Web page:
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Artisanal (Review - and a new take on the gougeres)

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Artisanal (Review - and a new take on the gougeres)

MMRuth | Feb 12, 2008 06:05 AM

Thanks again for the recommendations of where to go for dinner before the Westminster Dog Show.

We ended up going to Artisanal, as suggested by one poster, because my guest hadn't been and wanted to try it. I arrived at 5:30, about half an hour early, and while they said that my table was ready, I decided to sit at the bar, where I had a glass of Prosecco. I love the fact that all the wines on their "general" wine list are available by the glass. They have newspapers hanging on wooden dowels in the corner, and so I got to peruse the Post and Page Six, which I rarely do. My friend arrived at 5:45 and we were seated in at a corner table in a banquette, next to the cave. I slid in, while my friend sat in the chair, and I'm glad I did because, although I'm not tall, I'm taller than she is, and I felt a bit like a child at the grownups' table, in need of a booster seat.

Our waiter came over right away with menus, and I ordered a small order of gougeres, and my friend a glass of Oregon pinot noir, since I was still sipping on my Prosecco, which the hostess carried to the table for me on a tray. While we waited for the gougeres, we were brought tap water and bread, and perused the menu. We ordered the small Artisanal fondue to share as a starter, and then the small moules and small steak tartare, as well as an order of frites. Our waiter, who had a wonderful modified version of a Van Dyke moustache and beard, pointed out that we might save money by ordering one large, that comes with frites, and one small, which we did, thereby saving fifty cents. I also ordered a bottle of the Yamville Valley Pinot Noir that my friend was drinking.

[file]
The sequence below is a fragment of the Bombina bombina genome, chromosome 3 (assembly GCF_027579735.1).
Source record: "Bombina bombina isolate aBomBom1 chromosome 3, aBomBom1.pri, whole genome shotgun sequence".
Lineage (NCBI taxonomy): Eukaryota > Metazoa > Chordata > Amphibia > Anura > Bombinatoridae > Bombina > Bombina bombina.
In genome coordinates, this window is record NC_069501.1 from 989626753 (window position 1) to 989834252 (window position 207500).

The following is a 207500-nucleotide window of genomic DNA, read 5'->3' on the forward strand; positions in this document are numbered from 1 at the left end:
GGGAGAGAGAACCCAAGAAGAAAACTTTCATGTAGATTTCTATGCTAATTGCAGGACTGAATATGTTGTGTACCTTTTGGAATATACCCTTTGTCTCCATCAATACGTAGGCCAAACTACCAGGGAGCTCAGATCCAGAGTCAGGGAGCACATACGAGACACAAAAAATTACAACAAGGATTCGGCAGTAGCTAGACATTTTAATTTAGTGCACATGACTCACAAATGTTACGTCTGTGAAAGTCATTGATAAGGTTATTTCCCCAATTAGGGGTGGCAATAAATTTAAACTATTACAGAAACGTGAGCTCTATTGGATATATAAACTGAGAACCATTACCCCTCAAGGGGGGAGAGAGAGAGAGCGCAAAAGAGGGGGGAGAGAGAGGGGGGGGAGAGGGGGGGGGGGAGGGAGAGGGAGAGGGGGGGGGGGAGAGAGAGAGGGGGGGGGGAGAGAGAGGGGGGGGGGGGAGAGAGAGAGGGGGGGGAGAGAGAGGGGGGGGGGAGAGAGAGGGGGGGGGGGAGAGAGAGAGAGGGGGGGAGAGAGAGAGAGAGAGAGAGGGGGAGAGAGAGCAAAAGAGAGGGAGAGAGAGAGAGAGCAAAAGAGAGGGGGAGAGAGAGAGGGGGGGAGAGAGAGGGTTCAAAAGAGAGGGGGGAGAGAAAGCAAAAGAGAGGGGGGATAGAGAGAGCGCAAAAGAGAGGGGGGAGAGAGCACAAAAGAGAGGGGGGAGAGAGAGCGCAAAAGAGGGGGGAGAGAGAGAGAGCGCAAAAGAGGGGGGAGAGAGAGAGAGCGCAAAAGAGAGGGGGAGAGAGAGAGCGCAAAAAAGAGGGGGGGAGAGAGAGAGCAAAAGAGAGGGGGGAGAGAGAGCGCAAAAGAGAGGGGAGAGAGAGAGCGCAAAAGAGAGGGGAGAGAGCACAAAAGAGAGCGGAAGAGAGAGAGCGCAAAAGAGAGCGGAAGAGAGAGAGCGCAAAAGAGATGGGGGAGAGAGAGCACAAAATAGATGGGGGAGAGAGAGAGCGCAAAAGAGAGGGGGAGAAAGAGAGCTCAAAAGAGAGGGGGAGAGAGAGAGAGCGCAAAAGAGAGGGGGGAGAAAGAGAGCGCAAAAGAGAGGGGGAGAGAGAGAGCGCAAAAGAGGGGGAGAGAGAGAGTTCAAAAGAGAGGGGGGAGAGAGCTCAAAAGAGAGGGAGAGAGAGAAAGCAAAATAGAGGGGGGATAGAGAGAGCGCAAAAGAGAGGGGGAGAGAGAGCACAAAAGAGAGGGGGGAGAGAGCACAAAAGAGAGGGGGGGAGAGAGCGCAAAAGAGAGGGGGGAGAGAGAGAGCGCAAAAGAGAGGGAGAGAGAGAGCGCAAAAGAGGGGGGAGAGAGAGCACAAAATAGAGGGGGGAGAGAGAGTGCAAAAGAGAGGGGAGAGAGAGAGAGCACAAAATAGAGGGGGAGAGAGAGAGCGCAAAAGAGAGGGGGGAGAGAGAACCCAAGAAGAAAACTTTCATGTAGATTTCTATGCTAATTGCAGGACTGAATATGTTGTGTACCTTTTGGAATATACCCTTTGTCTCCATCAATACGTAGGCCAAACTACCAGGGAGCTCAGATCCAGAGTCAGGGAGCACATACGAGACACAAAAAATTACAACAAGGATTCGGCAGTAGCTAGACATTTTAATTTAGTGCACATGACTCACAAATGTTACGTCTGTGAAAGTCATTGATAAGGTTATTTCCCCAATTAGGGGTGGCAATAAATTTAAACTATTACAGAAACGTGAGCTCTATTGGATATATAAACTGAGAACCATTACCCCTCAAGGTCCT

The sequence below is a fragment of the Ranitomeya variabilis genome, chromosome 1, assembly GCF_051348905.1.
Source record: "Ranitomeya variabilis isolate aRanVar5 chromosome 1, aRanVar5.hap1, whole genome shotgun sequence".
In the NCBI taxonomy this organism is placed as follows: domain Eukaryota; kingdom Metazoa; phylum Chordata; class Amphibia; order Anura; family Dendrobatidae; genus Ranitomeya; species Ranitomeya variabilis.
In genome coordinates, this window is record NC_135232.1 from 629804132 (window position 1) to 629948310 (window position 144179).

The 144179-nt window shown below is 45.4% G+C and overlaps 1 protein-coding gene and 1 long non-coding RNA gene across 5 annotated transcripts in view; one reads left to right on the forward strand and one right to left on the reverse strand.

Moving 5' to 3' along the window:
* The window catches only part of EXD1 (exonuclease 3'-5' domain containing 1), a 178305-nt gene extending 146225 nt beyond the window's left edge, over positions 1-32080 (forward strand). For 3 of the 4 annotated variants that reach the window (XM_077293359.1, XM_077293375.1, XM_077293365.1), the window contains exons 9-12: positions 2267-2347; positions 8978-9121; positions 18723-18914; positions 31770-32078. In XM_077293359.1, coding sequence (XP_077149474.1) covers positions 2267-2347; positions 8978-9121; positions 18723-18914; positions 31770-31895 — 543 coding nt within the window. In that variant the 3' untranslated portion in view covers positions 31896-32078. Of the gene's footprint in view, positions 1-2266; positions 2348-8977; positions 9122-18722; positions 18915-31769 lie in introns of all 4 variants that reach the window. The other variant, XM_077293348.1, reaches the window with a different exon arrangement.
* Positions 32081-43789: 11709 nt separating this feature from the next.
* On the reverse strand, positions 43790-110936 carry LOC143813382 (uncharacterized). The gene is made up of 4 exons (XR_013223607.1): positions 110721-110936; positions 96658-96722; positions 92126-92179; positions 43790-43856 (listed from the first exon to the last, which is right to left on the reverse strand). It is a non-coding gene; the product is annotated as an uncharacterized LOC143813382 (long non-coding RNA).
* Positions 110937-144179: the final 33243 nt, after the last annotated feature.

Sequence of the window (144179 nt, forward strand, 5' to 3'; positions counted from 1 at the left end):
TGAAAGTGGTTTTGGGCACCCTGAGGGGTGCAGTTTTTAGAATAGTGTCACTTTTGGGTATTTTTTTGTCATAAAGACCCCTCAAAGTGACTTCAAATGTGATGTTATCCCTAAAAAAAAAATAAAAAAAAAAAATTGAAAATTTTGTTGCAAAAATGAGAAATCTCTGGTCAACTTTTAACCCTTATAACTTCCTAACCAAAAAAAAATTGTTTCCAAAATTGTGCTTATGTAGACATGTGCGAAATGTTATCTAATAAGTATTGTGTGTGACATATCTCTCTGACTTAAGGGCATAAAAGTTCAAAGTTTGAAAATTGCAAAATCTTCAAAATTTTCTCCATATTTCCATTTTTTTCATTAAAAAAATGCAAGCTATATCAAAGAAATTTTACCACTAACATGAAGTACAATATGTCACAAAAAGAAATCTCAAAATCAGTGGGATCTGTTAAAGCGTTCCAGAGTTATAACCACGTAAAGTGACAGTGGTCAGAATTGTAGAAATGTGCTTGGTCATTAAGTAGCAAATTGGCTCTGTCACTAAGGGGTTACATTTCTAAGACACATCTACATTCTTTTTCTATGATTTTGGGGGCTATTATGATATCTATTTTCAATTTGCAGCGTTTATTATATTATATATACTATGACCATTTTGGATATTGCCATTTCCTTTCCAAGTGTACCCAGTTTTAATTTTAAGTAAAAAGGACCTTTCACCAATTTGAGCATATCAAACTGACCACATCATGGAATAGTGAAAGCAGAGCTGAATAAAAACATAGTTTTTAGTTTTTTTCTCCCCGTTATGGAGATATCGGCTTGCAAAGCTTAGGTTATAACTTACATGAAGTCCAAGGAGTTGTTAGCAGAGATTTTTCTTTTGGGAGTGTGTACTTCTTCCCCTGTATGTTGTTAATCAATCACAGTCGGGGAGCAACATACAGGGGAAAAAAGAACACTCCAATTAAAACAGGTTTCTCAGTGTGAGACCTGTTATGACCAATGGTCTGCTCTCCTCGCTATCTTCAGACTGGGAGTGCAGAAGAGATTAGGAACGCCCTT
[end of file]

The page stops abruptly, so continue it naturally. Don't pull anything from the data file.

The gougeres. I've been defending them, but no more. They were flaccid. Nice cheesy flavor - maybe a smidgen more of salt needed - but flaccid. They should be hot and crispy, not warm, especially since you're paying about a dollar per. I think we did eat them all though. Then the fondue arrived with bread cubes (white and whole wheat), and the apples that the waiter suggested. I also thought the fondue could have had a sharper flavor, but overall we enjoyed it, and I particularly liked the apples with it and will have to try that at home. My tartare was quite good, though I do think it is odd that they serve it in a mason jar, and came with nicely toasted bread, and a small salad with an anchovy and a parmesan "cracker" (frico?). My friend's mussels looked and smelled good, though she left about half of them - not sure if was because she was a bit full already or because she didn't like them - will have to inquire. The frites were well prepared - crispy and chewy in the right ways, brought with catsup, and we were quickly brought the mustard and mayonnaise with which we respectively prefer to eat our frites (no, not combined).

The service was very attentive to start, but then flagged as a very large table next to us was seated. We had to ask for our main course dishes to be cleared and still no sign of our waiter. We were really too full for cheese or dessert, but given the delays in catching the waiter's eye or his stopping by (or anyone else for that matter), we wouldn't have had time for any, and I wouldn't have minded an espresso. We finally were able to stop someone and ask for the check, as it was now about 7:20. So, all paid up, my friend headed to the cloakroom to get our coats (a bit of task since I misplaced, as always, my ticket) while I headed to the ladies room, into a stall with no latch, resulting in an "intrusion"! Over to the cloakroom, the kind woman there patiently looked for my coat and found it, along with my hat. Headed out to 32nd Street to walk over to MSG - hat flew off and the wind sadly took it away, not to be retrieved, but despite that delay, we made it to MSG by 7:50 - really a quick walk, even with the cold.

Check was about $140 or so before tip, not including the Prosecco.

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